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The average resale home in Canada appreciated by an average annual 6.8 per cent over the past 10 years, better than triple the average inflation rate over that stretch.

That’s a strong return for sure, but not as good as either the Canadian or U.S. stock markets. In this real estate obsessed country, it’s never a bad idea to point out that wealth can reliably be made away from the housing market.

It might even be a public service to offer some perspective on house prices right now. Prices soared in 2021 and then pulled back last year as interest rates rose. But there are signs this spring of rebound potential in the real estate market. How long until housing mania reignites?

Looking back over the 10 years to Dec. 31, let’s see how houses have compared to stocks. The S&P/TSX composite index produced an average annual gain of 7.74 per cent for those 10 years. With a low-cost exchange-traded fund tracking this index, your return would have been about 7.69 per cent. U.S. stocks were even better – the S&P 500 made 15.73 per cent in Canadian dollars for the past 10 years. That leaves you with about 15.68 per cent with an ETF tracking the S&P 500.

Data from the Canadian Real Estate Association documents the housing market’s annualized 6.8 per cent gain for the 10 years to Dec. 31. Some cities would have done better, some worse. But with inflation running at an average 2 per cent over those 10 years, housing can be said to have delivered in a big way.

Another reason to look favourably at housing as an investment is that a principal residence can be sold tax-free. The average national resale prices in 2012 and 2022 were $363,779 and $703,875, respectively. The $340,096 differential here would be reduced only by real estate commissions and closing costs.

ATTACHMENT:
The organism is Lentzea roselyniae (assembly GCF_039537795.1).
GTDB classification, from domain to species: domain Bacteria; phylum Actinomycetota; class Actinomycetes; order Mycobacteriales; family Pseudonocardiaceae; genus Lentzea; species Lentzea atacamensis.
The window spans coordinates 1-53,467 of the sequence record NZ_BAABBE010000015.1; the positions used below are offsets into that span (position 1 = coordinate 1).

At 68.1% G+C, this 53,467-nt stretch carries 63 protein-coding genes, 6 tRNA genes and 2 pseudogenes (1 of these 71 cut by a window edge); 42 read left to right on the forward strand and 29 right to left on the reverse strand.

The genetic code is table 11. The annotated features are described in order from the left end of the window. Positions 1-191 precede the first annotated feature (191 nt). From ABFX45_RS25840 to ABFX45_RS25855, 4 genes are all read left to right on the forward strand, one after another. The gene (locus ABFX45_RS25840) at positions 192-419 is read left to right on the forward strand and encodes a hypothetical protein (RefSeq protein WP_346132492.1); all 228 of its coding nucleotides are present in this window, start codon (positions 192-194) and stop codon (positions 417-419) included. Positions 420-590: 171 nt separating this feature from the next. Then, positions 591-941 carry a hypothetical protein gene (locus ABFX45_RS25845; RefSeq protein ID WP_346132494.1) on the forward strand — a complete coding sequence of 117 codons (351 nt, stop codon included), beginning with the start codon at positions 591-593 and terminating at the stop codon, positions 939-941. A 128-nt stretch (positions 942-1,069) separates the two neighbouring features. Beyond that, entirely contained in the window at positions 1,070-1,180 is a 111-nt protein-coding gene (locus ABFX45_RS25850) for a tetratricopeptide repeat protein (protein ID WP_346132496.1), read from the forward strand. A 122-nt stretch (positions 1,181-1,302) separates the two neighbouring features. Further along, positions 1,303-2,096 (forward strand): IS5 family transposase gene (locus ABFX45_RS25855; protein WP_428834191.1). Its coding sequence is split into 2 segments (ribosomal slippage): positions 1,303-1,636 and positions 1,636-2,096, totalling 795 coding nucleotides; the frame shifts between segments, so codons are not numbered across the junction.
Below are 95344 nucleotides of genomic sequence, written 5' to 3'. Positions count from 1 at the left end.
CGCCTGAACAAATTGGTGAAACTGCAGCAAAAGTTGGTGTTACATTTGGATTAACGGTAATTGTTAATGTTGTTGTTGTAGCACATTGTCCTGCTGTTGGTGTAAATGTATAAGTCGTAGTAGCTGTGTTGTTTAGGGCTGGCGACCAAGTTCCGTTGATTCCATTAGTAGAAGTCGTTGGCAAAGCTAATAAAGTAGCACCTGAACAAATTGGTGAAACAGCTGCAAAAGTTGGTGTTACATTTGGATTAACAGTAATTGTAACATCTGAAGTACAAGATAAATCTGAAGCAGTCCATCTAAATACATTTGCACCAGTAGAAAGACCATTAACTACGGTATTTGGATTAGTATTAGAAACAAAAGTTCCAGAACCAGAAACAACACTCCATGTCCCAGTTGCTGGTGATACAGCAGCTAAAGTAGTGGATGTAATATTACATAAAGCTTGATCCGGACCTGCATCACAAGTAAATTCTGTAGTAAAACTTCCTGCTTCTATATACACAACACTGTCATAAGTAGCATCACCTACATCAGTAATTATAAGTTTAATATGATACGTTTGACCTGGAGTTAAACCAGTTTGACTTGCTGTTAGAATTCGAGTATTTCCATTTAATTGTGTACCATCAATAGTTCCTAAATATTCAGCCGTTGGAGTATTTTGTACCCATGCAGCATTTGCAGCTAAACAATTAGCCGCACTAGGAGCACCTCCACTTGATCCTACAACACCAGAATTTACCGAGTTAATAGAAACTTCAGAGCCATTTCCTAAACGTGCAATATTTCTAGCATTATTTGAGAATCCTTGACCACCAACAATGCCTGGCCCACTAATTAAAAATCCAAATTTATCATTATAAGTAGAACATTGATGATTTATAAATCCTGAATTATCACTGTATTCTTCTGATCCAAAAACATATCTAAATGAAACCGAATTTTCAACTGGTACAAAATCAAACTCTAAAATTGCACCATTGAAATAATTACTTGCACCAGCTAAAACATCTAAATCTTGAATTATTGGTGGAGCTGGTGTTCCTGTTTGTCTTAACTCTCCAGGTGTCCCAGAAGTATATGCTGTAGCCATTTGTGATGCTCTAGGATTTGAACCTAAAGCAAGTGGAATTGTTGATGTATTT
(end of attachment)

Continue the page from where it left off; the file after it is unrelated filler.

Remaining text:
Stock market investing isn’t as tax-friendly. You can invest in stocks in a tax-free saving account, but there’s an annual contribution limit that comes in at $6,500 for 2023. You can also backfill unused contribution room you were entitled to in previous years.

In a nonregistered account, you benefit from the dividend tax credit and the 50 per cent inclusion rate on capital gains. But tax will erode your returns to at least some extent.

Where stock market wealth beats real estate wealth cleanly is in liquidity. You can sell a stock or withdraw some accumulated dividends and have the money in your chequing account in a few days. Home equity must be accessed through either a home equity line of credit or reverse mortgage, which means paying interest. Or, you must sell and find somewhere cheaper to live.

There’s little point picking a winner between stocks and real estate for generating wealth – it depends on your personal circumstances. But let’s at least acknowledge that over a decade where house prices soared, stocks did a little better.

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